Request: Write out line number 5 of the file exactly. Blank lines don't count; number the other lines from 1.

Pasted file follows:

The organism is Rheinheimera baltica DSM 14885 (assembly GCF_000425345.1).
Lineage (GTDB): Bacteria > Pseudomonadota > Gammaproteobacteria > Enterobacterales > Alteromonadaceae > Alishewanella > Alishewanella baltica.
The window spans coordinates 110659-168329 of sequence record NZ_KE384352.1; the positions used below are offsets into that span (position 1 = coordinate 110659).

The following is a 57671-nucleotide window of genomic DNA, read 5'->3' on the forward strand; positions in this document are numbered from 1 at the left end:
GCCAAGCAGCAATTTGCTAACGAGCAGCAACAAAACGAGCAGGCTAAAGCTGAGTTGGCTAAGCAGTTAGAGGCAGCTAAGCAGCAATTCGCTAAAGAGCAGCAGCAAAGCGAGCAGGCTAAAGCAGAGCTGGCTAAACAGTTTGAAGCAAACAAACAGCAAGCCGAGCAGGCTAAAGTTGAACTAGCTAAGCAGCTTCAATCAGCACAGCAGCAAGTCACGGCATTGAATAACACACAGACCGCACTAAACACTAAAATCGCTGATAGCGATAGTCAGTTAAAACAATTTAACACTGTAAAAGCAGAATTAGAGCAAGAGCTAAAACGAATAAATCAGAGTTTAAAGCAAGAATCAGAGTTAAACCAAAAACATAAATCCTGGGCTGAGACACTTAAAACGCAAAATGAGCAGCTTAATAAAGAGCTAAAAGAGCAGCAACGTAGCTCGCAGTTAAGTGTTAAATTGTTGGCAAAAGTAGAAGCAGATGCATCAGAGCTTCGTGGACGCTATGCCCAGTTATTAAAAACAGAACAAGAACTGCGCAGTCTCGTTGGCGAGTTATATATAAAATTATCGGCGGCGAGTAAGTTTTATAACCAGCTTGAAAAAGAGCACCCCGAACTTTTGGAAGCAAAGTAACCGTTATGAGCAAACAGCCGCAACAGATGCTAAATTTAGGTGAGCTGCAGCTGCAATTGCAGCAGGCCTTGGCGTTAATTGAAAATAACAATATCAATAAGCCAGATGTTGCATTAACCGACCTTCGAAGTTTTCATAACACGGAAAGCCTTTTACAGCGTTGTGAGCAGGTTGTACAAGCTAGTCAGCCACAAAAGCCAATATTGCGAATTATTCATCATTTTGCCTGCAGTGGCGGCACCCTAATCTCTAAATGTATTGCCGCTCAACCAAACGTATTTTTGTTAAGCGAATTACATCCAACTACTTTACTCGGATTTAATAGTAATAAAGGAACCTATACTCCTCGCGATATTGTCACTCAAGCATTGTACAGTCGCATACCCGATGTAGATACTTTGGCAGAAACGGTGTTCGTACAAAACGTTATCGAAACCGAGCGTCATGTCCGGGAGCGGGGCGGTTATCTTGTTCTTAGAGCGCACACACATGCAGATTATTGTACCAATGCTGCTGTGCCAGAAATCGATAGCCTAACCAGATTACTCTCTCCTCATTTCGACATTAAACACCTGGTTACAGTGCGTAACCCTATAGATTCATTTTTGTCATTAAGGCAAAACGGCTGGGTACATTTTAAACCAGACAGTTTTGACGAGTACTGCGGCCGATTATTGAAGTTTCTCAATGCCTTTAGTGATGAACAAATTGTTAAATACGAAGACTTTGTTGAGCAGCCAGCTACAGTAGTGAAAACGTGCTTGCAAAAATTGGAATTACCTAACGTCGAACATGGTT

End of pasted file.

GCCAAGCAGCAATTTGCTAACGAGCAGCAACAAAACGAGCAGGCTAAAGCTGAGTTGGCTAAGCAGTTAGAGGCAGCTAAGCAGCAATTCGCTAAAGAGCAGCAGCAAAGCGAGCAGGCTAAAGCAGAGCTGGCTAAACAGTTTGAAGCAAACAAACAGCAAGCCGAGCAGGCTAAAGTTGAACTAGCTAAGCAGCTTCAATCAGCACAGCAGCAAGTCACGGCATTGAATAACACACAGACCGCACTAAACACTAAAATCGCTGATAGCGATAGTCAGTTAAAACAATTTAACACTGTAAAAGCAGAATTAGAGCAAGAGCTAAAACGAATAAATCAGAGTTTAAAGCAAGAATCAGAGTTAAACCAAAAACATAAATCCTGGGCTGAGACACTTAAAACGCAAAATGAGCAGCTTAATAAAGAGCTAAAAGAGCAGCAACGTAGCTCGCAGTTAAGTGTTAAATTGTTGGCAAAAGTAGAAGCAGATGCATCAGAGCTTCGTGGACGCTATGCCCAGTTATTAAAAACAGAACAAGAACTGCGCAGTCTCGTTGGCGAGTTATATATAAAATTATCGGCGGCGAGTAAGTTTTATAACCAGCTTGAAAAAGAGCACCCCGAACTTTTGGAAGCAAAGTAACCGTTATGAGCAAACAGCCGCAACAGATGCTAAATTTAGGTGAGCTGCAGCTGCAATTGCAGCAGGCCTTGGCGTTAATTGAAAATAACAATATCAATAAGCCAGATGTTGCATTAACCGACCTTCGAAGTTTTCATAACACGGAAAGCCTTTTACAGCGTTGTGAGCAGGTTGTACAAGCTAGTCAGCCACAAAAGCCAATATTGCGAATTATTCATCATTTTGCCTGCAGTGGCGGCACCCTAATCTCTAAATGTATTGCCGCTCAACCAAACGTATTTTTGTTAAGCGAATTACATCCAACTACTTTACTCGGATTTAATAGTAATAAAGGAACCTATACTCCTCGCGATATTGTCACTCAAGCATTGTACAGTCGCATACCCGATGTAGATACTTTGGCAGAAACGGTGTTCGTACAAAACGTTATCGAAACCGAGCGTCATGTCCGGGAGCGGGGCGGTTATCTTGTTCTTAGAGCGCACACACATGCAGATTATTGTACCAATGCTGCTGTGCCAGAAATCGATAGCCTAACCAGATTACTCTCTCCTCATTTCGACATTAAACACCTGGTTACAGTGCGTAACCCTATAGATTCATTTTTGTCATTAAGGCAAAACGGCTGGGTACATTTTAAACCAGACAGTTTTGACGAGTACTGCGGCCGATTATTGAAGTTTCTCAATGCCTTTAGTGATGAACAAATTGTTAAATACGAAGACTTTGTTGAGCAGCCAGCTACAGTAGTGAAAACGTGCTTGCAAAAATTGGAATTACCTAACGTCGAACATGGTT